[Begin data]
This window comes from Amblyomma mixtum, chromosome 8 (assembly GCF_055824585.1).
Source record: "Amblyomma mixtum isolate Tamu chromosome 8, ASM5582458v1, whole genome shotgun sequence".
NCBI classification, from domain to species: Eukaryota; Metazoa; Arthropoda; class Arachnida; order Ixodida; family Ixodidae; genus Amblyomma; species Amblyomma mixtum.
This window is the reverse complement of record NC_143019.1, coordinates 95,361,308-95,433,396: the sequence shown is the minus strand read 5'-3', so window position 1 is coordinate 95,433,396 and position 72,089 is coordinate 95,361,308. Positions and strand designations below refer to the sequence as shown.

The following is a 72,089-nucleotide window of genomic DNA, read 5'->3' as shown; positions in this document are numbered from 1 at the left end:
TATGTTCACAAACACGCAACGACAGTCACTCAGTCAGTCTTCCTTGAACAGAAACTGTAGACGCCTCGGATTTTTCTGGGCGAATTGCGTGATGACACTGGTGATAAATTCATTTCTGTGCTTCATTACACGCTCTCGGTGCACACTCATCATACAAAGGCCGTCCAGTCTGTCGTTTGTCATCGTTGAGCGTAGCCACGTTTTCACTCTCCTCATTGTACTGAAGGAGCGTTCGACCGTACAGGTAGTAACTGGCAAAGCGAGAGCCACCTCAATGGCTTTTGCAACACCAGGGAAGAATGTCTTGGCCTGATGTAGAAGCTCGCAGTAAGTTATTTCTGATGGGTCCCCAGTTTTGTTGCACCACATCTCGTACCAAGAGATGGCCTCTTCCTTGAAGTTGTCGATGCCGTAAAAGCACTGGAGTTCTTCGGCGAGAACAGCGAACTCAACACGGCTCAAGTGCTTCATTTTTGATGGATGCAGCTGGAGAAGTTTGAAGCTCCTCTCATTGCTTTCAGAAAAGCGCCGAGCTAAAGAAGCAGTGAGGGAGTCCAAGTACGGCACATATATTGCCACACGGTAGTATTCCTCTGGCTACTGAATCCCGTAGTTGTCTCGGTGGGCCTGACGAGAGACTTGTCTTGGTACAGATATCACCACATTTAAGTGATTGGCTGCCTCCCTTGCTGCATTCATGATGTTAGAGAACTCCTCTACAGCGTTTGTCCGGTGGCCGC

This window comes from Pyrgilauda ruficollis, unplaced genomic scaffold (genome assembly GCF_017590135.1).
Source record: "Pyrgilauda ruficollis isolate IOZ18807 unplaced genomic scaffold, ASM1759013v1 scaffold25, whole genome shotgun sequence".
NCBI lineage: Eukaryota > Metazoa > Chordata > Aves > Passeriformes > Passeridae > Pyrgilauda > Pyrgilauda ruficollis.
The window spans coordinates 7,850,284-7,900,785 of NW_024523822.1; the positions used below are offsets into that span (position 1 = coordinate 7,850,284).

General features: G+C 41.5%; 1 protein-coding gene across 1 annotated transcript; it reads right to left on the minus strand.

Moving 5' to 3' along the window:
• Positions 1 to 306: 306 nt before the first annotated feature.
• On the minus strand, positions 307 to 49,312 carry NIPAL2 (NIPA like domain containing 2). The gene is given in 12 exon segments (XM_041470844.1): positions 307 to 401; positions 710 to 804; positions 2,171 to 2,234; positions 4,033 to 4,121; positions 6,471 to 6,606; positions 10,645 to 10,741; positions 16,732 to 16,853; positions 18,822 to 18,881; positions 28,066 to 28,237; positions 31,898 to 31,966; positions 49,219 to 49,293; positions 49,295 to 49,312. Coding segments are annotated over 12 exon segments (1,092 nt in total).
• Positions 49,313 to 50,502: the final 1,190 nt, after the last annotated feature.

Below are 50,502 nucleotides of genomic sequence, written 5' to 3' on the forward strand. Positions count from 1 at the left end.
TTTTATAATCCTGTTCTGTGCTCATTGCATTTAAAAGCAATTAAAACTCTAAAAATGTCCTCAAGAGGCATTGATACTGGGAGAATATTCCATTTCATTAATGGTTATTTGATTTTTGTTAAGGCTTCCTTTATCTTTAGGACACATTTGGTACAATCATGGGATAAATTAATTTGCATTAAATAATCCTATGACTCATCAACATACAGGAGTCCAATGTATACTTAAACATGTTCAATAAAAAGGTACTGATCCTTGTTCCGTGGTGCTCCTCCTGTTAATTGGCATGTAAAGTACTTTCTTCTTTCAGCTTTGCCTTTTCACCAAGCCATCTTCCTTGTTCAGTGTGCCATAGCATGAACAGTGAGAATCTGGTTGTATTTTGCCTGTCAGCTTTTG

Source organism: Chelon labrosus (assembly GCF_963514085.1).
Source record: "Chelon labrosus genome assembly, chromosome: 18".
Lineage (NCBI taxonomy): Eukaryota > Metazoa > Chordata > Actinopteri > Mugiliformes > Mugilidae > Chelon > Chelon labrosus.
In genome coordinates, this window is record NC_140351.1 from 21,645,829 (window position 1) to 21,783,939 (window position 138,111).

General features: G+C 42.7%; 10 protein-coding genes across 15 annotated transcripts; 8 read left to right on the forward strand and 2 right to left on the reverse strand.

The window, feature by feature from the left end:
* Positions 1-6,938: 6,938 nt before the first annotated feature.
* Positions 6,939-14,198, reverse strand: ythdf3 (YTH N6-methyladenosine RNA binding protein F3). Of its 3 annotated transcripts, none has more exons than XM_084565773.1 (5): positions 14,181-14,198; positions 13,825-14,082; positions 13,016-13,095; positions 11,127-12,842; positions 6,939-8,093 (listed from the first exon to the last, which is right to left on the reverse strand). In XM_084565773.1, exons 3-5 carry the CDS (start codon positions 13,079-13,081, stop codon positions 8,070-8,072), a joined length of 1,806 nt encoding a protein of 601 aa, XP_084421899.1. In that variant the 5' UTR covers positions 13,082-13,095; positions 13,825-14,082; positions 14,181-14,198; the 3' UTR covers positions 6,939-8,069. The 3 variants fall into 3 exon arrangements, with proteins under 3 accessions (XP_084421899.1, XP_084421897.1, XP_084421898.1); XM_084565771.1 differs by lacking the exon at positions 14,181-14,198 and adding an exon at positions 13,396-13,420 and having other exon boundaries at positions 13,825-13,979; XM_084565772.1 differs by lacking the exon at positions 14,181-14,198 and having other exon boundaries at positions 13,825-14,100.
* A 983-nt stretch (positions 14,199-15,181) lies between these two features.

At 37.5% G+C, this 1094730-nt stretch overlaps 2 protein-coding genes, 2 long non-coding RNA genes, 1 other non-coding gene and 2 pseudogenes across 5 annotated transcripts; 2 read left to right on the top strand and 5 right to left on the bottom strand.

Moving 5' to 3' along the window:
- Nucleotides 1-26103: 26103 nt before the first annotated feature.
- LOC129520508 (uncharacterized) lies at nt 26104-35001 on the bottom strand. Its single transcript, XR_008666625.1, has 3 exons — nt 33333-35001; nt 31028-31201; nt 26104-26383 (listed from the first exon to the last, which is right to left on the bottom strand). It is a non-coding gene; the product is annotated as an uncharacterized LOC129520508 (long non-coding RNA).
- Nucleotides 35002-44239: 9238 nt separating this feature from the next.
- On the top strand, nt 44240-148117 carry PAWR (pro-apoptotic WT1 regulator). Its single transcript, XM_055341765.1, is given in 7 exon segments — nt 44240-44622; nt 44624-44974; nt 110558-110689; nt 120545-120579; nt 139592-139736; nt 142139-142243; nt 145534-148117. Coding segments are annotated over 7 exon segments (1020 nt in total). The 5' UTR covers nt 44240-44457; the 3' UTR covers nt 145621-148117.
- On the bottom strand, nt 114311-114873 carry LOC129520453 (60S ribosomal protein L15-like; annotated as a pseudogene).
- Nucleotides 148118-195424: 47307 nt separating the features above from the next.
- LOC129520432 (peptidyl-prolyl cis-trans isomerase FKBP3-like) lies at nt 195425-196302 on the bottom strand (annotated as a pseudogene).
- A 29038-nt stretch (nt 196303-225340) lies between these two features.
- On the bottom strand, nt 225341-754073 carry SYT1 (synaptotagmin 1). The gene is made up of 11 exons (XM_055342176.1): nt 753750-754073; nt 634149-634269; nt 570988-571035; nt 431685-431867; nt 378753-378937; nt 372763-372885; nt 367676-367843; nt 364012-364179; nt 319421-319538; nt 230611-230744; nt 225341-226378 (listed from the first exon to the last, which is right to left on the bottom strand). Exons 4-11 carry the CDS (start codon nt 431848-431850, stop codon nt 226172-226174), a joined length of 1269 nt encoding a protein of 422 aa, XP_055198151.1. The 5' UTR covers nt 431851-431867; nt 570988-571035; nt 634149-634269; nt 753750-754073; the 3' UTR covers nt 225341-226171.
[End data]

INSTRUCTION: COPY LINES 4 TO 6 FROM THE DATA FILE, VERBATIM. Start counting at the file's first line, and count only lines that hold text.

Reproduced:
This window is the reverse complement of record NC_143019.1, coordinates 95,361,308-95,433,396: the sequence shown is the minus strand read 5'-3', so window position 1 is coordinate 95,433,396 and position 72,089 is coordinate 95,361,308. Positions and strand designations below refer to the sequence as shown.

The following is a 72,089-nucleotide window of genomic DNA, read 5'->3' as shown; positions in this document are numbered from 1 at the left end:
TATGTTCACAAACACGCAACGACAGTCACTCAGTCAGTCTTCCTTGAACAGAAACTGTAGACGCCTCGGATTTTTCTGGGCGAATTGCGTGATGACACTGGTGATAAATTCATTTCTGTGCTTCATTACACGCTCTCGGTGCACACTCATCATACAAAGGCCGTCCAGTCTGTCGTTTGTCATCGTTGAGCGTAGCCACGTTTTCACTCTCCTCATTGTACTGAAGGAGCGTTCGACCGTACAGGTAGTAACTGGCAAAGCGAGAGCCACCTCAATGGCTTTTGCAACACCAGGGAAGAATGTCTTGGCCTGATGTAGAAGCTCGCAGTAAGTTATTTCTGATGGGTCCCCAGTTTTGTTGCACCACATCTCGTACCAAGAGATGGCCTCTTCCTTGAAGTTGTCGATGCCGTAAAAGCACTGGAGTTCTTCGGCGAGAACAGCGAACTCAACACGGCTCAAGTGCTTCATTTTTGATGGATGCAGCTGGAGAAGTTTGAAGCTCCTCTCATTGCTTTCAGAAAAGCGCCGAGCTAAAGAAGCAGTGAGGGAGTCCAAGTACGGCACATATATTGCCACACGGTAGTATTCCTCTGGCTACTGAATCCCGTAGTTGTCTCGGTGGGCCTGACGAGAGACTTGTCTTGGTACAGATATCACCACATTTAAGTGATTGGCTGCCTCCCTTGCTGCATTCATGATGTTAGAGAACTCCTCTACAGCGTTTGTCCGGTGGCCGC